Mobile-phone companies are enjoying something of a renaissance, with industry giant Motorola reporting record earnings in the latest quarter. But while industry analysts are broadly upbeat about the sector's outlook into next year, downside risks remain, not least its vulnerability to natural disasters such as Hurricane Katrina.
Earlier this week Motorola reported that its net profit in the third quarter more than tripled from a year ago due in large part to strong demand for mobile phones worldwide. The world's second-largest cell-phone manufacturer said net profits reached $1.75 billion, its highest quarterly figure to date, while sales increased by 26 percent to $9.42 billion as a record-breaking 38.7 million handsets were shipped out globally, compared to shipments of 23.3 million during the same period a year ago. Reflecting the strong sales, Motorola reported that its global market share of the cell-phone market grew to 19 percent, up 5.5 percentage points from a year ago.
The Schaumburg, Ill.-based company's Chief Executive Ed Zander said in a statement announcing the latest financial results that he was "particularly pleased with the record results achieved by our mobile devices business for shipments, sales, and profits."
Moreover, industry analysts expect business for blue-chip mobile-phone producers such as Motorola to remain strong into 2006.
Credit raters Standard & Poor's analyst Joshua Davis reported Wednesday that major companies will be able to "retain sufficiently strong positions in their respective markets" due to continued demand for handsets, even though he cautioned that manufacturers will have to compete even more fiercely with one another to keep prices low and produce innovative goods.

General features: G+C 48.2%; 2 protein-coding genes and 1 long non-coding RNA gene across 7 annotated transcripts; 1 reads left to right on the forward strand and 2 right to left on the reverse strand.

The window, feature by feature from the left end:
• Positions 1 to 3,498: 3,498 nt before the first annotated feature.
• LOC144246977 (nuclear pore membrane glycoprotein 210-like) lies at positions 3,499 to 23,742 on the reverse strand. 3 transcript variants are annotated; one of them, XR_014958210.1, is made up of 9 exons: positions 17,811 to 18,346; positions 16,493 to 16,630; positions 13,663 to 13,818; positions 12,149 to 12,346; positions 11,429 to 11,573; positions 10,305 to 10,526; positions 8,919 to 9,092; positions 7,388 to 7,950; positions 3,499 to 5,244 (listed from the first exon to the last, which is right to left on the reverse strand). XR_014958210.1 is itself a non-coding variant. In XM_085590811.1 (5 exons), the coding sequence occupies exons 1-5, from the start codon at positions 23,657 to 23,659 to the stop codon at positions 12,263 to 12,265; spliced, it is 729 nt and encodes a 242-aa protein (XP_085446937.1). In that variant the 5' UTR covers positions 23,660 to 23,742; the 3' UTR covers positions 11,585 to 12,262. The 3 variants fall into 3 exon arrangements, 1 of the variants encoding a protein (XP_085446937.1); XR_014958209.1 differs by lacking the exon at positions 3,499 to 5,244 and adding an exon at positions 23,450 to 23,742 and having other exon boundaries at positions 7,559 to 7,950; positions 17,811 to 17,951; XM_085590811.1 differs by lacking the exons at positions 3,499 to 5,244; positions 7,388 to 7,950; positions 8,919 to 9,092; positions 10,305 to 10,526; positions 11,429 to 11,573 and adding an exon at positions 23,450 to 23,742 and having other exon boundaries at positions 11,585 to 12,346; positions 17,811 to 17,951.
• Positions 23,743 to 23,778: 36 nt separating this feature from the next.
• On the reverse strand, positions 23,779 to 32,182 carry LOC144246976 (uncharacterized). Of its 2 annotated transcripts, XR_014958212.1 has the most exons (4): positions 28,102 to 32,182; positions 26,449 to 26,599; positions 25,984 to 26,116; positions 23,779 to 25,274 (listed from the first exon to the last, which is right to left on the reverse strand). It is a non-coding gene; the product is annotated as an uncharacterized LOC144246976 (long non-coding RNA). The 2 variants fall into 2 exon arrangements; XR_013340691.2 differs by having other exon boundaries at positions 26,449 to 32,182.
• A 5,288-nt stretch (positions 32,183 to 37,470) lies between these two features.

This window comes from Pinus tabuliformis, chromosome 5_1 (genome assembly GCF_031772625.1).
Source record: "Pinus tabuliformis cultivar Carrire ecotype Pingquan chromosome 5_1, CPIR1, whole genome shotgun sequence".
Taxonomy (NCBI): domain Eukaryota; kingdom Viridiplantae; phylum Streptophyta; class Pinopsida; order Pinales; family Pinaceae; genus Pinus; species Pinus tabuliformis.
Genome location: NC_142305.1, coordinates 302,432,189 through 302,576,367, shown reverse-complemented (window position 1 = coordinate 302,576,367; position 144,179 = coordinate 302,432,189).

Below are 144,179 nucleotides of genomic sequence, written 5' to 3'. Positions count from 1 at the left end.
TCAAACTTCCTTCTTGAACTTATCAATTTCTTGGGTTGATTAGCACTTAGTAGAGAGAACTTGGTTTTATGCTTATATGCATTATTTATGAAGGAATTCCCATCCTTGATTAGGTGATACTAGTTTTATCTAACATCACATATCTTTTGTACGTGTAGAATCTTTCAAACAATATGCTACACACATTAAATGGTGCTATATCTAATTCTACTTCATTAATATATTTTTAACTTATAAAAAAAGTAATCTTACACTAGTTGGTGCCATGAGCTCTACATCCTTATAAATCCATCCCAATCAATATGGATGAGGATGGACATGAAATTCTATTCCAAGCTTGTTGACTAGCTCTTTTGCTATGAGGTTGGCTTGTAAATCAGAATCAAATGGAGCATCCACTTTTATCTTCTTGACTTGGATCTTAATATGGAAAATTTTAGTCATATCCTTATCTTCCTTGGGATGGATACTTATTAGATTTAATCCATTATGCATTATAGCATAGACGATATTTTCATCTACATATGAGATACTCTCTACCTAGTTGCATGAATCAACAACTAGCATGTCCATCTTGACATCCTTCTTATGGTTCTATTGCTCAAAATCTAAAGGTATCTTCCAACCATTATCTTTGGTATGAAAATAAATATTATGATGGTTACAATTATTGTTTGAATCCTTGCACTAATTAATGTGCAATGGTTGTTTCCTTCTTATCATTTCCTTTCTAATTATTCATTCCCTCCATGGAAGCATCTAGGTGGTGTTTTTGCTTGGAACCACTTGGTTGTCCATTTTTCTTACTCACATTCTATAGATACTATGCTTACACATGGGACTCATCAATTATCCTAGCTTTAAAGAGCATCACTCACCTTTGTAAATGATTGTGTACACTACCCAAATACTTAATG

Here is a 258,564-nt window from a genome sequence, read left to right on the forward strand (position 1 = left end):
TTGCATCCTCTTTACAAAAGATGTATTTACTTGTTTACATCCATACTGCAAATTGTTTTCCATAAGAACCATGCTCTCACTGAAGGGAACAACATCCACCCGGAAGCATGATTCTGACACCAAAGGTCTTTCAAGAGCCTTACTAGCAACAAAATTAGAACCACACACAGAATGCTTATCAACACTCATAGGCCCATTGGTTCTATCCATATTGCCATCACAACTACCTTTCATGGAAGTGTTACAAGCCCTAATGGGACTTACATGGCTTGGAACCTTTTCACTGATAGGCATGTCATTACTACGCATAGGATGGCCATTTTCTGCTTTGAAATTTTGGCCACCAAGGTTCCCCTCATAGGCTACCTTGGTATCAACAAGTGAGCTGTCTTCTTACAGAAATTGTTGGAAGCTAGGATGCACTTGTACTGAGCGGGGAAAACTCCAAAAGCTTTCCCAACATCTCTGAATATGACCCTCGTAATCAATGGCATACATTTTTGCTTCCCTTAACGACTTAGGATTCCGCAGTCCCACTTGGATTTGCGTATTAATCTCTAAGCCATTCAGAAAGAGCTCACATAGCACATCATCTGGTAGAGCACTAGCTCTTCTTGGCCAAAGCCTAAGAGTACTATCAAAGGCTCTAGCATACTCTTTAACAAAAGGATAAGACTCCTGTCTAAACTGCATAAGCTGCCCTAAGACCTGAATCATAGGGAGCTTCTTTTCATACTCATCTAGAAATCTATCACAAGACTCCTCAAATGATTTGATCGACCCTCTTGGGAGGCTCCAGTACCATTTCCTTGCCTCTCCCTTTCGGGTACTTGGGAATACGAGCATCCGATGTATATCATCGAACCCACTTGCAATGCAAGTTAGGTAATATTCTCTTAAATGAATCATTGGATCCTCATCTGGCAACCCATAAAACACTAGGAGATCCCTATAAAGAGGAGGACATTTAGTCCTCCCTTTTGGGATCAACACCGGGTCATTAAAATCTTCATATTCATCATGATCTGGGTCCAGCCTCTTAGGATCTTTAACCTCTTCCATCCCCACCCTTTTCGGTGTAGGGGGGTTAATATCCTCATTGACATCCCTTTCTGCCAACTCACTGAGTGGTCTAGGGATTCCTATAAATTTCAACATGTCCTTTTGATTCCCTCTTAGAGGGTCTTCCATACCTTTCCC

Yet Motorola and phone manufacturers in general are far from the only companies to be boasting stellar earnings results due to strong demand for cell phones. Mobile-phone carriers too are raking in profits as well as a result of robust sales for handsets that have resulted in new subscribers who often want more value-added and thus expensive services from their providers.
Cingular Wireless, for instance, reported Wednesday that the number of new subscribers to its network increased by 4.4 million in the third quarter alone, adding that profits rose 56 percent from a year ago to $222 million.
The result was a testimony to the company's cost-cutting efforts as Cingular Wireless is an Atlanta-based joint venture between BellSouth and SBC Communications. As such, Cingular is the biggest provider of phone networks in the hurricane-devastated southern states, and it reported a loss of $96 million as a result of losing infrastructure and investing in the reconstruction of the region following the destruction caused by hurricanes Katrina and Rita.
The biggest U.S. wireless provider remained upbeat about its prospects, and Cingular Chief Executive Stan Sigman said in a news release that while the company has "not yet realized all the benefits of the merger (between SBC and BellSouth), we are already ahead of where we planned to be on the journey."
For non-cellular telecommunications companies, however, increased competition in the industry on the one hand while there is seen to be less and less scope for providers to be innovative has hurt their bottom lines. The second-largest U.S. telecommunications group, SBC Communications, reported Thursday that its earnings fell 68 percent from a year ago to $1.25 billion.
SBC is preparing to acquire rival AT&T next year, pending U.S. government approval, and costs to press ahead with the deal, coupled with losses incurred by the hurricanes, have adversely affected its earnings results, even though the company signed up a record number of new subscribers to its high-speed Internet service. The company added 528,000 new lines in the latest quarter, bringing the total number of broadband subscribers to 6.5 million.
Copyright 2005 by United Press International
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